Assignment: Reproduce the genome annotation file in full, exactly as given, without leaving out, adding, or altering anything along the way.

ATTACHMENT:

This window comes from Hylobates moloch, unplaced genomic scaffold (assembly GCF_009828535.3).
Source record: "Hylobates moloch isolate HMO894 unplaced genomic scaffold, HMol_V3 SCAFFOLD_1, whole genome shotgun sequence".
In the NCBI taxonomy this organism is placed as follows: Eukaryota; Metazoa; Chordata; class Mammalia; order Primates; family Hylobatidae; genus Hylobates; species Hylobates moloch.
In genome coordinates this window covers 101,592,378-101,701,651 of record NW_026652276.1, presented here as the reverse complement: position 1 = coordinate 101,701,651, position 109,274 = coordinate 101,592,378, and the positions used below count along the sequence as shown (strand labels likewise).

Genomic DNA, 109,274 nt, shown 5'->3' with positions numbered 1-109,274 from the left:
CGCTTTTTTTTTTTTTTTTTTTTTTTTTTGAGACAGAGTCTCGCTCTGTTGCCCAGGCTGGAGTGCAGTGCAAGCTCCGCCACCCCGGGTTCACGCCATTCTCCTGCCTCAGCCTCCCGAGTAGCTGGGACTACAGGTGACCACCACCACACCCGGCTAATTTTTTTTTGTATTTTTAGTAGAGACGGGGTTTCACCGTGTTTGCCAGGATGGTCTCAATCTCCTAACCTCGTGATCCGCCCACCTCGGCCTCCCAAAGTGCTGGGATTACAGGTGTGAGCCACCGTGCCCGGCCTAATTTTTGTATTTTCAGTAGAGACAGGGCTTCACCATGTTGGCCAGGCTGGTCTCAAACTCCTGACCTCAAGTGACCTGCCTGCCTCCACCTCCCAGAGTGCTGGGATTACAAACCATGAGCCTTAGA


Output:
This window comes from Hylobates moloch, unplaced genomic scaffold (assembly GCF_009828535.3).
Source record: "Hylobates moloch isolate HMO894 unplaced genomic scaffold, HMol_V3 SCAFFOLD_1, whole genome shotgun sequence".
In the NCBI taxonomy this organism is placed as follows: Eukaryota; Metazoa; Chordata; class Mammalia; order Primates; family Hylobatidae; genus Hylobates; species Hylobates moloch.
In genome coordinates this window covers 101,592,378-101,701,651 of record NW_026652276.1, presented here as the reverse complement: position 1 = coordinate 101,701,651, position 109,274 = coordinate 101,592,378, and the positions used below count along the sequence as shown (strand labels likewise).

Genomic DNA, 109,274 nt, shown 5'->3' with positions numbered 1-109,274 from the left:
CGCTTTTTTTTTTTTTTTTTTTTTTTTTTGAGACAGAGTCTCGCTCTGTTGCCCAGGCTGGAGTGCAGTGCAAGCTCCGCCACCCCGGGTTCACGCCATTCTCCTGCCTCAGCCTCCCGAGTAGCTGGGACTACAGGTGACCACCACCACACCCGGCTAATTTTTTTTTGTATTTTTAGTAGAGACGGGGTTTCACCGTGTTTGCCAGGATGGTCTCAATCTCCTAACCTCGTGATCCGCCCACCTCGGCCTCCCAAAGTGCTGGGATTACAGGTGTGAGCCACCGTGCCCGGCCTAATTTTTGTATTTTCAGTAGAGACAGGGCTTCACCATGTTGGCCAGGCTGGTCTCAAACTCCTGACCTCAAGTGACCTGCCTGCCTCCACCTCCCAGAGTGCTGGGATTACAAACCATGAGCCTTAGA